Events that rocked the car world: Rover’s downfall – and BMW’s role in it

Published: 21 October 2016

► In 1994, BMW bought Rover for £800m
► By 1999, it was suffering significant losses
► We look back at what happened

Rover didn’t die on BMW’s watch: a canny exit deal and the Phoenix Four saw to that. But the greatest hope for Britain’s last volume car maker was ironically extinguished during the six years it was owned by the German powerhouse, one which benevolently pumped in £3.4bn in a failed bid to buy into the mainstream.      

The theory looked sound: BMW calculated it needed to make 1.8 to 2m cars annually to remain competitive and stay independent. Chairman Bernd Pischetsrieder offered British Aerospace £800m for cash-starved Rover in 1994. He believed the brand could rally and compete at the top of each segment, with refined, comfy cars worlds apart from sporty BMWs. The move also negated the risk of diluting BMW’s status with a car below 3-series. 

But the odds were stacked against BMW. Europe’s market was plagued by overcapacity and a price war. And the Germans killed Rover with kindness, moving too slowly on integration. CAR in 1996 exposed the cultural splits between Munich and the Midlands, and the failure to swiftly pool engineering and purchasing. Unusually, BMW also made bad product calls: the 75 saloon was to be the first new Rover, not the 400 replacement codenamed R30 with bigger volume potential to fill Longbridge.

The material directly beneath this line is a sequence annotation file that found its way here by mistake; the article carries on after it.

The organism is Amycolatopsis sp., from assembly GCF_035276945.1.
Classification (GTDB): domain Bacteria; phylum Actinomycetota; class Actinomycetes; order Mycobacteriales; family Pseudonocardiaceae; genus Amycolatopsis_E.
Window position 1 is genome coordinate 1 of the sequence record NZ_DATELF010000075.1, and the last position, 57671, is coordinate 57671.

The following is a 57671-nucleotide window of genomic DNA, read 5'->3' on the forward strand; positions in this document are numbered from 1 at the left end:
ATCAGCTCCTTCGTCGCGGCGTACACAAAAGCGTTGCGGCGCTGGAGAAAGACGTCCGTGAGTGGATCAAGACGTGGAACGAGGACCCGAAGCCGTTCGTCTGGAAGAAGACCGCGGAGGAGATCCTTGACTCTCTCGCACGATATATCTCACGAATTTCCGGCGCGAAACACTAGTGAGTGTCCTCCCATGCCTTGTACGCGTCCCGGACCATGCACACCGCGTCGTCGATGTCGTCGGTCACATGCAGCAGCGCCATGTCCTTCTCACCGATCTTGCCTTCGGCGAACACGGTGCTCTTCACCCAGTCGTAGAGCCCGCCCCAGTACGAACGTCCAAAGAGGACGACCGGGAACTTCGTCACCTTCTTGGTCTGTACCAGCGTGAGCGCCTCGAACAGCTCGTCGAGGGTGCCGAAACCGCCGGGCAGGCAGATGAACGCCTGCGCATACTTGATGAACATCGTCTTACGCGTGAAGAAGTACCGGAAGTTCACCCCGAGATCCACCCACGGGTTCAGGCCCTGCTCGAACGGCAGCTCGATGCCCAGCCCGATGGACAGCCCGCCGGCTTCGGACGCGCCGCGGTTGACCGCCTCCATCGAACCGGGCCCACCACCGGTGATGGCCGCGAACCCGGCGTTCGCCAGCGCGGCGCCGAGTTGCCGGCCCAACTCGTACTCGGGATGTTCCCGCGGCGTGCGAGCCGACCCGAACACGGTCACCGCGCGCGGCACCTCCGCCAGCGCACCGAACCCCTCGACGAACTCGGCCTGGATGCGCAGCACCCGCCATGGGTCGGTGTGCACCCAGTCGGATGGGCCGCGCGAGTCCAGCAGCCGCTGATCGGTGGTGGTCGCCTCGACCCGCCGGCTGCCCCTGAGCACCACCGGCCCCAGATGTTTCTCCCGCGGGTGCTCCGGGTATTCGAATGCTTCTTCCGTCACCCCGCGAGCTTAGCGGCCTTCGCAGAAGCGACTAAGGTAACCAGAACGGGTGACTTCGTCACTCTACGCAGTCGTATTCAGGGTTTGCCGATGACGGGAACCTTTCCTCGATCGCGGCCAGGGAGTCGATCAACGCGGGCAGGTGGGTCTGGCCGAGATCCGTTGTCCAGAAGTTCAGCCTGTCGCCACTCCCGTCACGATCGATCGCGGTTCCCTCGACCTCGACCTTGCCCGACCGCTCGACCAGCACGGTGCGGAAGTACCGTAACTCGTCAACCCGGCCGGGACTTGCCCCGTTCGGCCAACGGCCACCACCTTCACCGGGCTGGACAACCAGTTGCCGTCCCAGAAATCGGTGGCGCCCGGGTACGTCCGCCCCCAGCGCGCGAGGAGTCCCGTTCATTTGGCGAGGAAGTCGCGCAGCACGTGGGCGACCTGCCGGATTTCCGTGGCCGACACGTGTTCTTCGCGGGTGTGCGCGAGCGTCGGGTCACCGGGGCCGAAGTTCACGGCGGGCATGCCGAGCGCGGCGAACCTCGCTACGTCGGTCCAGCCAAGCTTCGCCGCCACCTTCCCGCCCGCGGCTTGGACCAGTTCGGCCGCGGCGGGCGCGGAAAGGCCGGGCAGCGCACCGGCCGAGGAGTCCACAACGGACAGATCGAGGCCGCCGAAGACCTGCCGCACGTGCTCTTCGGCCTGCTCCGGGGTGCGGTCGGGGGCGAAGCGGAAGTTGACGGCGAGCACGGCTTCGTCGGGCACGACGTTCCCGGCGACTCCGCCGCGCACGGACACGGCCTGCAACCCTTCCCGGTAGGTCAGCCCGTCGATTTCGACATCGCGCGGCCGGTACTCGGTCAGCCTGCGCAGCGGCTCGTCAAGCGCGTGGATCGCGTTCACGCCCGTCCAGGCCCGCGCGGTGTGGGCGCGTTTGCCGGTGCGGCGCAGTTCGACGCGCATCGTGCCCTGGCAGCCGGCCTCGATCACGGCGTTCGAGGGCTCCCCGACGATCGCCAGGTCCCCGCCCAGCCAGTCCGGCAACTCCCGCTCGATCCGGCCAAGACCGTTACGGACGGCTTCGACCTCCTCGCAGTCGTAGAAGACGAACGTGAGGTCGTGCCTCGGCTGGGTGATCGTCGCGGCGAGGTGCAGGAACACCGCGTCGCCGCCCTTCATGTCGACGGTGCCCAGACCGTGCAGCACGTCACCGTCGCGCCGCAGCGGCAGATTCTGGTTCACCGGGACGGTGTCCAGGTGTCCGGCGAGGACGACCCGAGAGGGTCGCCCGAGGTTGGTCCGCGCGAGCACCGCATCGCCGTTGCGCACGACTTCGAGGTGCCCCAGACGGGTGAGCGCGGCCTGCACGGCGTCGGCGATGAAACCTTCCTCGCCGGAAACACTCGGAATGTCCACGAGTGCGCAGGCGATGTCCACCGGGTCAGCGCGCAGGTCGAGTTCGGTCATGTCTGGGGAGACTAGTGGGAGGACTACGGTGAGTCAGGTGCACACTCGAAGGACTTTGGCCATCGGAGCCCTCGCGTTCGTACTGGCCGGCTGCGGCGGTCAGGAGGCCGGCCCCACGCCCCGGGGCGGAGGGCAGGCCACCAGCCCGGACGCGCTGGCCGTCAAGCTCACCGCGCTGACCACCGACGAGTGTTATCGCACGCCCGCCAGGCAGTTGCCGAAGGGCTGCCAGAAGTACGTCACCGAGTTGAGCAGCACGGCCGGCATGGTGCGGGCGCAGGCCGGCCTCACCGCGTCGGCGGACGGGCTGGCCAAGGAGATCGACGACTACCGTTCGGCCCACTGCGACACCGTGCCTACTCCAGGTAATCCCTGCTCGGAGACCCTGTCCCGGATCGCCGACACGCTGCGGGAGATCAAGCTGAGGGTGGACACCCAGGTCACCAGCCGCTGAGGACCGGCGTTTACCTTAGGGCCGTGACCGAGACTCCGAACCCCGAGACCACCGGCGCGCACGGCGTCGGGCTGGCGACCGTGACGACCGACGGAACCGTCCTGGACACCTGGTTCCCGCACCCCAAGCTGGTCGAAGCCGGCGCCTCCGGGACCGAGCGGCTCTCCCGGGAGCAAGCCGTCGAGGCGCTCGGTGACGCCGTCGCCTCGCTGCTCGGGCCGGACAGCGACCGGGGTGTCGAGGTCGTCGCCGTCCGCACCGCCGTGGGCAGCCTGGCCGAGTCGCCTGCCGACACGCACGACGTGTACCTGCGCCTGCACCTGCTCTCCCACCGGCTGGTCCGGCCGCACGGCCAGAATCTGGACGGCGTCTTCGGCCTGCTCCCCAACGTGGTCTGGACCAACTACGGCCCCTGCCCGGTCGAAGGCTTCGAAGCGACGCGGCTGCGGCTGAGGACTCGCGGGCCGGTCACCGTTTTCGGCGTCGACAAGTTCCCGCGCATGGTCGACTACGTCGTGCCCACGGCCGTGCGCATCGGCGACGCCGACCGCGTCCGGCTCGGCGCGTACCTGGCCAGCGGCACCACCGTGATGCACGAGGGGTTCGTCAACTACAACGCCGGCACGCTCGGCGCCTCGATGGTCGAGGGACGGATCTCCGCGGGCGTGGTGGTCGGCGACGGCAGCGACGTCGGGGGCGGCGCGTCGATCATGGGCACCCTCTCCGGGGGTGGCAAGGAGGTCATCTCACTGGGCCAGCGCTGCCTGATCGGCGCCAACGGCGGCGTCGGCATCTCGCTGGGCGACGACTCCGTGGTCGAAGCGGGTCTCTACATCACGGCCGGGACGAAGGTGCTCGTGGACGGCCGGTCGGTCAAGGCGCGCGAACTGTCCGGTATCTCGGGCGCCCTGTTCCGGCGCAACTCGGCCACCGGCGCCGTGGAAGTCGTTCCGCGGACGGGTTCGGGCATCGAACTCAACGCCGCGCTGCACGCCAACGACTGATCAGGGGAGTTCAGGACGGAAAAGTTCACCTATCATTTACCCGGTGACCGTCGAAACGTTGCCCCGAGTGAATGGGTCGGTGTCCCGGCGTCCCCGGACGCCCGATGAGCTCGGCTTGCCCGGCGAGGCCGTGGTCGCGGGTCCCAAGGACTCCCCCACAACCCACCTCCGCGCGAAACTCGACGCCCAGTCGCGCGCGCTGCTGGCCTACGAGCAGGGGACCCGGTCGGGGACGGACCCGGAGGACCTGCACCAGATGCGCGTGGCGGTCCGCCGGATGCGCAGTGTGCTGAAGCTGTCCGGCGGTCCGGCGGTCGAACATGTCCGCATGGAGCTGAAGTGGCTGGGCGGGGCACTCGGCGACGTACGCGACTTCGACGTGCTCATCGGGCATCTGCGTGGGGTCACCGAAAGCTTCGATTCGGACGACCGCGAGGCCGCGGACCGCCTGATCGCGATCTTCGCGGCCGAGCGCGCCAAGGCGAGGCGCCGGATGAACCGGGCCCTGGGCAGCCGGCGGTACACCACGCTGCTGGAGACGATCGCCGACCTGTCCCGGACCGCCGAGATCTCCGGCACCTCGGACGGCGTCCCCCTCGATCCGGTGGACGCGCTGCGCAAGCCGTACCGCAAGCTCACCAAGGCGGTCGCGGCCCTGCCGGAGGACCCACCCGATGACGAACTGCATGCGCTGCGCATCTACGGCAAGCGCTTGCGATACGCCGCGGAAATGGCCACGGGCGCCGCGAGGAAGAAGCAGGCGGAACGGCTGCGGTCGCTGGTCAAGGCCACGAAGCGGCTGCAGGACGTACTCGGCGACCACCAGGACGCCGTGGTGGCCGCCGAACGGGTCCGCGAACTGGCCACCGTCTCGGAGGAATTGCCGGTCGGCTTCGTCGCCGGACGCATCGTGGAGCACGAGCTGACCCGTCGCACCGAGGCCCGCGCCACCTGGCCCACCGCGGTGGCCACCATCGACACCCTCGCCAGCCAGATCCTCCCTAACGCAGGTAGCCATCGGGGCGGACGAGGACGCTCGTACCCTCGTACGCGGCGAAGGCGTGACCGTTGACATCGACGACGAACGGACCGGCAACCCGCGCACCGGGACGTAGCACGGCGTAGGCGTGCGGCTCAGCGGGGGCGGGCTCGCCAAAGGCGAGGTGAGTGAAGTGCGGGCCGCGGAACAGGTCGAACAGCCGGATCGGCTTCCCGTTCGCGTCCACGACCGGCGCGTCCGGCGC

75 was BMW's first Rover - it should have been a new 400

‘Overshadowing everything was this 90-year-old bottomless pit,’ write Chris Brady and Andrew Lorenz in their book End of the Road. Stuck at two-thirds of its 450,000 capacity and with 14,000 workers, it needed fresh cars fast, but 15 months after the acquisition BMW still hadn’t inked in Mini or R30 production.

A strengthening pound made a bad situation terrible. Rover’s exports became hideously expensive, while cheap imports ate UK market share. By 1999, BMW was losing £1m a day on currency costs alone. The end was nigh, and BMW paid Phoenix to take on Rover a year later. 

Pischetsrieder paid with his job; his successor Joachim Milberg concluded ‘the Rover brand was not strong enough to perform the tasks intended for it’. In 2014, BMW posted records for the fifth year running. More than 300,000 Minis were built at Rover’s former Cowley plant, and the group broke the 2m sales barrier. The 1-series and front-drive are reality. And, of course, BMW remains independent.

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By Phil McNamara

Editor-in-chief of CAR magazine

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